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Just finished The Stand. Took me about a month to read. :D Once again, I picked up on some things that I'd completely forgotten about

(Fran and Stu moving back to Maine, and that Lucy was pregnant and had twins)

. This is such a great book; it has to be Stephen King's best book. :tong: Even though I know the story so well, and I know exactly what's coming, I just love reading the words again. :) It has to be my most re-read book!

 

Kell, I've never read the original, shorter version, so I don't know what was replaced. I would like to read that version, just to see how different it really is. I think it would be hard to not fill in the missing bits though, given that I have read the 'Uncut' one so many times.

 

For those of you who love quizzes, I found a series of them for The Stand here. Enjoy!

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Seems like a lot of you were reading The Stand, how many finished it and what was your impression of it.

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Muggle, it seems the general consensus was that it's brilliant. I don't think I've heard anyone saying that they haven't enjoyed it.

 

I haven't read it yet myself but intend to sometime in the first half of next year (my reading is booked solid until about then :censored:)

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Muggle, it seems the general consensus was that it's brilliant. I don't think I've heard anyone saying that they haven't enjoyed it.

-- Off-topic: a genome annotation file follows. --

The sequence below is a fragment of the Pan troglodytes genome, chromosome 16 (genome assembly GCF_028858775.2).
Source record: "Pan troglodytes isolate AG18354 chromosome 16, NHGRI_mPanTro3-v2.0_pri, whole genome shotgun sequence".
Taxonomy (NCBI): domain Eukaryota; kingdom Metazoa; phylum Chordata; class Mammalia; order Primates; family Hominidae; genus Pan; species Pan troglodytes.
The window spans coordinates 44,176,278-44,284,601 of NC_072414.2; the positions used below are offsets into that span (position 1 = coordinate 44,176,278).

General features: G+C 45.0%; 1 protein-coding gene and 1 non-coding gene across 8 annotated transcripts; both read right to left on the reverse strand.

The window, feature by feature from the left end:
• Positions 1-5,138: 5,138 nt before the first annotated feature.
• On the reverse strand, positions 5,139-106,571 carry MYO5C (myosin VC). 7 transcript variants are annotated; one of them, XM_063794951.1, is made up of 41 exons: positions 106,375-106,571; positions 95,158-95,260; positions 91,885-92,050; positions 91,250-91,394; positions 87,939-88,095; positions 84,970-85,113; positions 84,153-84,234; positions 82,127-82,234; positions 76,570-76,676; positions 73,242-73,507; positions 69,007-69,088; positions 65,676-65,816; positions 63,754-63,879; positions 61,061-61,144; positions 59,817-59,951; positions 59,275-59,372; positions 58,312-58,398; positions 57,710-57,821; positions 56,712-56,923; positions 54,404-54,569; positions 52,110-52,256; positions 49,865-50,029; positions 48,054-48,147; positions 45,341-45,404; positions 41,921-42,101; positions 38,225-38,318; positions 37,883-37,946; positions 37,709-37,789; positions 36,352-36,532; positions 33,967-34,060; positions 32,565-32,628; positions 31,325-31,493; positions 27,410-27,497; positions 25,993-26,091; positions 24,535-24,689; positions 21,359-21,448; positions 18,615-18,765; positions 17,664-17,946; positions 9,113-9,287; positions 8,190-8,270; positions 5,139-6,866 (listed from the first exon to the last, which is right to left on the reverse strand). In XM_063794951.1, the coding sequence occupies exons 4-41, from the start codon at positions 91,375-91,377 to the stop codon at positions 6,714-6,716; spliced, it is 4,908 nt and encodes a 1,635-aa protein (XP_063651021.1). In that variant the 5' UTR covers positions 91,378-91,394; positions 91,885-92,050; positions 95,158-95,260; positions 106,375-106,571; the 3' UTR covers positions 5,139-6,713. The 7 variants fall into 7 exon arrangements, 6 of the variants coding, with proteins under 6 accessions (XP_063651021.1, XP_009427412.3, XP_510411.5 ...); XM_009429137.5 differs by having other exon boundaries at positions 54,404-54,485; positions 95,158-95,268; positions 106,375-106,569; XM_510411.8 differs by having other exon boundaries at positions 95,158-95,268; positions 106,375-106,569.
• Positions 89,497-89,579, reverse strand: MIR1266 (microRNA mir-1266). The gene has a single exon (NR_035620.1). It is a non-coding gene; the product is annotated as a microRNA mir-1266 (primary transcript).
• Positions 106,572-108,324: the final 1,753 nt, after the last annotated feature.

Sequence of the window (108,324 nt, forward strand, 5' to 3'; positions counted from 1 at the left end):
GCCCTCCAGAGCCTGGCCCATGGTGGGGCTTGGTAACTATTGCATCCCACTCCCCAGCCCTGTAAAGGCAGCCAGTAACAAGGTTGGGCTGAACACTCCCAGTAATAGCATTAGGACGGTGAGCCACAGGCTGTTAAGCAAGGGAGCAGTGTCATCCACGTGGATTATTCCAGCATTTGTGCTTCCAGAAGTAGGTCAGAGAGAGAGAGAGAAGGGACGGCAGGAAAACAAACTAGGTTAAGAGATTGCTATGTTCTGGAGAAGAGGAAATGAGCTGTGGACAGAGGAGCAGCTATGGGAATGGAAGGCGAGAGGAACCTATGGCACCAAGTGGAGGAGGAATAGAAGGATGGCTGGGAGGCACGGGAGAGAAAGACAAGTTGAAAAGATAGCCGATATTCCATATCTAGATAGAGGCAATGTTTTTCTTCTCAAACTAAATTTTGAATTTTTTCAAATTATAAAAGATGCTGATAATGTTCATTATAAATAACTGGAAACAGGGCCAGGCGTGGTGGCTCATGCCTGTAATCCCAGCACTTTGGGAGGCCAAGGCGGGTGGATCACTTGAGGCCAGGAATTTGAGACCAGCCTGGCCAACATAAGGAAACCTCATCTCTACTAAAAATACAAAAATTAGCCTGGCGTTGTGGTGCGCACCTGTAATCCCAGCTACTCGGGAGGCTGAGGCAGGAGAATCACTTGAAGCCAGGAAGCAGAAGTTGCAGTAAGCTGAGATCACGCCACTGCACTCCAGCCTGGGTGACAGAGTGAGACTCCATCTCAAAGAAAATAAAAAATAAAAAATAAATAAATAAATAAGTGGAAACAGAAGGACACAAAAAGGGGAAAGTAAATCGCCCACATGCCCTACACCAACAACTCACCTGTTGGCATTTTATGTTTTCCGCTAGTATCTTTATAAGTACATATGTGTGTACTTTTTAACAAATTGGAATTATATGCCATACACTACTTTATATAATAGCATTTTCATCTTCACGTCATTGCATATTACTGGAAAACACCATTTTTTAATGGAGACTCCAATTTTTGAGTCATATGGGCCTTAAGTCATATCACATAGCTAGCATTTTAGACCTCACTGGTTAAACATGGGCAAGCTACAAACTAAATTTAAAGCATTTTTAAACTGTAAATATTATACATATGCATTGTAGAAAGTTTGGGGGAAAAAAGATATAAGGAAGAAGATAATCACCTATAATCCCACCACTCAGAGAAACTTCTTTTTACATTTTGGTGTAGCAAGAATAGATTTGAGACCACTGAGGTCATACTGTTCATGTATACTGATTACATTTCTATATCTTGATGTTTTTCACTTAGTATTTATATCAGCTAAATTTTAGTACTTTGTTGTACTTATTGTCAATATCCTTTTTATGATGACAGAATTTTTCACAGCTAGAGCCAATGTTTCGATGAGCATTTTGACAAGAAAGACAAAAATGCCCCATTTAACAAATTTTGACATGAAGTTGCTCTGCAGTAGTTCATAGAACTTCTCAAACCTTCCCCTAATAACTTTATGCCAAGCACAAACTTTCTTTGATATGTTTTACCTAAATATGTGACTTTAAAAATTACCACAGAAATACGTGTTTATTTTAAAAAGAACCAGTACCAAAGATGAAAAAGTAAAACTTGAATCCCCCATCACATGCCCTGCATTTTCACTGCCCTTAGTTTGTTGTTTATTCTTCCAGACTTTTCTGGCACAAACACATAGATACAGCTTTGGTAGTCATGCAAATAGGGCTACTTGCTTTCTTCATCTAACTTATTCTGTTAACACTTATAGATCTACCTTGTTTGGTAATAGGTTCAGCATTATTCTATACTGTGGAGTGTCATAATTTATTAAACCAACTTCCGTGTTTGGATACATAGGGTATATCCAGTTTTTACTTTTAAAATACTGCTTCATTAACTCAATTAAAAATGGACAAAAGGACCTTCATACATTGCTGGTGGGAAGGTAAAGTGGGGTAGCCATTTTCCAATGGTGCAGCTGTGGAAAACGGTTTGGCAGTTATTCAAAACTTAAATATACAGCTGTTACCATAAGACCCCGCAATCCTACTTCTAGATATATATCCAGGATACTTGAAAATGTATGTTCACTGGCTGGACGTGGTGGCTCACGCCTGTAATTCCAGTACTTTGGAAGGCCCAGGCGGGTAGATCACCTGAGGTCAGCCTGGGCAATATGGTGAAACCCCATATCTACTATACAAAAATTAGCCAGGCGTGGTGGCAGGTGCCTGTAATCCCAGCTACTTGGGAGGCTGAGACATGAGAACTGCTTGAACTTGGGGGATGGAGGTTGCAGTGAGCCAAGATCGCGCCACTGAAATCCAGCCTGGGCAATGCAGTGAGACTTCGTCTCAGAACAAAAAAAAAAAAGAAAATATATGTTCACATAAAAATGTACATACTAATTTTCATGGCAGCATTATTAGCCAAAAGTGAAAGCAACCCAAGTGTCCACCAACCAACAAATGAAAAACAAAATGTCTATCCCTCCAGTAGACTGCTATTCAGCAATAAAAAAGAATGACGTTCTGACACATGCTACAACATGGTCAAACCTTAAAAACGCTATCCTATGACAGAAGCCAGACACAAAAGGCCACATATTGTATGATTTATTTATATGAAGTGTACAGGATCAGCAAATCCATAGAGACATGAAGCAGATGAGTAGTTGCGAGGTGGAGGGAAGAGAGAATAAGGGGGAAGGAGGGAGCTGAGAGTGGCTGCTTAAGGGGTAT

I haven't read it yet myself but intend to sometime in the first half of next year (my reading is booked solid until about then :censored:)

The Reading Circle on The Stand seemed to fizzle out. A number of people made earlier posts on how much they were enjoying the book and then for some reason stopped posting. I will pick on Nici and Michelle........you were discussing the most horrific parts and then stopped posting. I was really interested in hearing how you enjoyed the remainder of the book. I thought there were some very sad parts up ahead of where you were reading at the time.

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I will pick on Nici and Michelle........you were discussing the most horrific parts and then stopped posting.

 

Ooopps sorry Muggle! :censored:

 

I have now finished the book and throughly enjoyed it. I think my favourite parts were

in the begining when the plague first hit and the different people were trying to survive and also towards the end when Tom and Stu were trying to get home.

 

 

I am glad I can say that I have read it and it will go down as one of my best ever books! :lol:

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Thanks Nici. I also consider it one of the books that I really enjoyed. Great book and great storyline.

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I think I've said in my own reading blog thread that I got quite involved in the story, and then reached a point where I felt I needed a break. I've since been caught up with so many other books that I haven't had a chance to get back into it.

 

It is very well written, and despite it's size, easy to read. I'll write more when I get back to it. :censored:

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Well seeing as I have finally started this book I think I should announce myself on this thread. Only 4 chapters in and I have another book on the go but really looking forward to getting stuck in. Very engaging so far.

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Well I am a little under a third of the way through this and I must say it is absolutely gripping. I am just passed the bit where

 

 

Larry Underwood and Rita are together again and have just come through the tunnel leaving New York.

 

 

The number of characters to begin with made the book a little disjointed but now that I am getting to know the characters I am really enjoying catching up with them when they reenter the story, and enjoying meeting new characters as they come up.

 

This book is showing me what a good writer Stephen King really is.

 

Can't wait to get back to it :friends0: